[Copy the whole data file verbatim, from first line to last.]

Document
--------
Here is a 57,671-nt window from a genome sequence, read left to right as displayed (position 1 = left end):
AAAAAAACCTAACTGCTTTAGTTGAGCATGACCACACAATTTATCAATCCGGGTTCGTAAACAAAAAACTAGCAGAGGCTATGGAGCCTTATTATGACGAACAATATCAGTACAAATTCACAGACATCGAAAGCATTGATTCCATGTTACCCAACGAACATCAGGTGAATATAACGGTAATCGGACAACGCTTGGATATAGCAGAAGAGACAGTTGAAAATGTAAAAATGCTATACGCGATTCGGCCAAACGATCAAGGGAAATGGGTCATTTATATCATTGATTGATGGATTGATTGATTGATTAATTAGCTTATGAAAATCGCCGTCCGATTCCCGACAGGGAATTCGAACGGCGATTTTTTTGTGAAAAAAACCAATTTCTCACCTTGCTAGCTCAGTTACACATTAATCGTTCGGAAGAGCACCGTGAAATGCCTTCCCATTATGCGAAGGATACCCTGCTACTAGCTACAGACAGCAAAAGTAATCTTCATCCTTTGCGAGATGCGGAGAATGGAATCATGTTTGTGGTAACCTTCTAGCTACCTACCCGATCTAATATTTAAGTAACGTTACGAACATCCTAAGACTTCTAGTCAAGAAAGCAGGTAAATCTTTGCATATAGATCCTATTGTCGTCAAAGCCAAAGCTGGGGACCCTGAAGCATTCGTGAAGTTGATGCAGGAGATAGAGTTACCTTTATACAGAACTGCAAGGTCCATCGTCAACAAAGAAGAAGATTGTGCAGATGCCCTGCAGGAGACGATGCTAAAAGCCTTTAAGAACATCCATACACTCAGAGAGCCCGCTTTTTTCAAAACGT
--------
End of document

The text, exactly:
Here is a 57,671-nt window from a genome sequence, read left to right as displayed (position 1 = left end):
AAAAAAACCTAACTGCTTTAGTTGAGCATGACCACACAATTTATCAATCCGGGTTCGTAAACAAAAAACTAGCAGAGGCTATGGAGCCTTATTATGACGAACAATATCAGTACAAATTCACAGACATCGAAAGCATTGATTCCATGTTACCCAACGAACATCAGGTGAATATAACGGTAATCGGACAACGCTTGGATATAGCAGAAGAGACAGTTGAAAATGTAAAAATGCTATACGCGATTCGGCCAAACGATCAAGGGAAATGGGTCATTTATATCATTGATTGATGGATTGATTGATTGATTAATTAGCTTATGAAAATCGCCGTCCGATTCCCGACAGGGAATTCGAACGGCGATTTTTTTGTGAAAAAAACCAATTTCTCACCTTGCTAGCTCAGTTACACATTAATCGTTCGGAAGAGCACCGTGAAATGCCTTCCCATTATGCGAAGGATACCCTGCTACTAGCTACAGACAGCAAAAGTAATCTTCATCCTTTGCGAGATGCGGAGAATGGAATCATGTTTGTGGTAACCTTCTAGCTACCTACCCGATCTAATATTTAAGTAACGTTACGAACATCCTAAGACTTCTAGTCAAGAAAGCAGGTAAATCTTTGCATATAGATCCTATTGTCGTCAAAGCCAAAGCTGGGGACCCTGAAGCATTCGTGAAGTTGATGCAGGAGATAGAGTTACCTTTATACAGAACTGCAAGGTCCATCGTCAACAAAGAAGAAGATTGTGCAGATGCCCTGCAGGAGACGATGCTAAAAGCCTTTAAGAACATCCATACACTCAGAGAGCCCGCTTTTTTCAAAACGT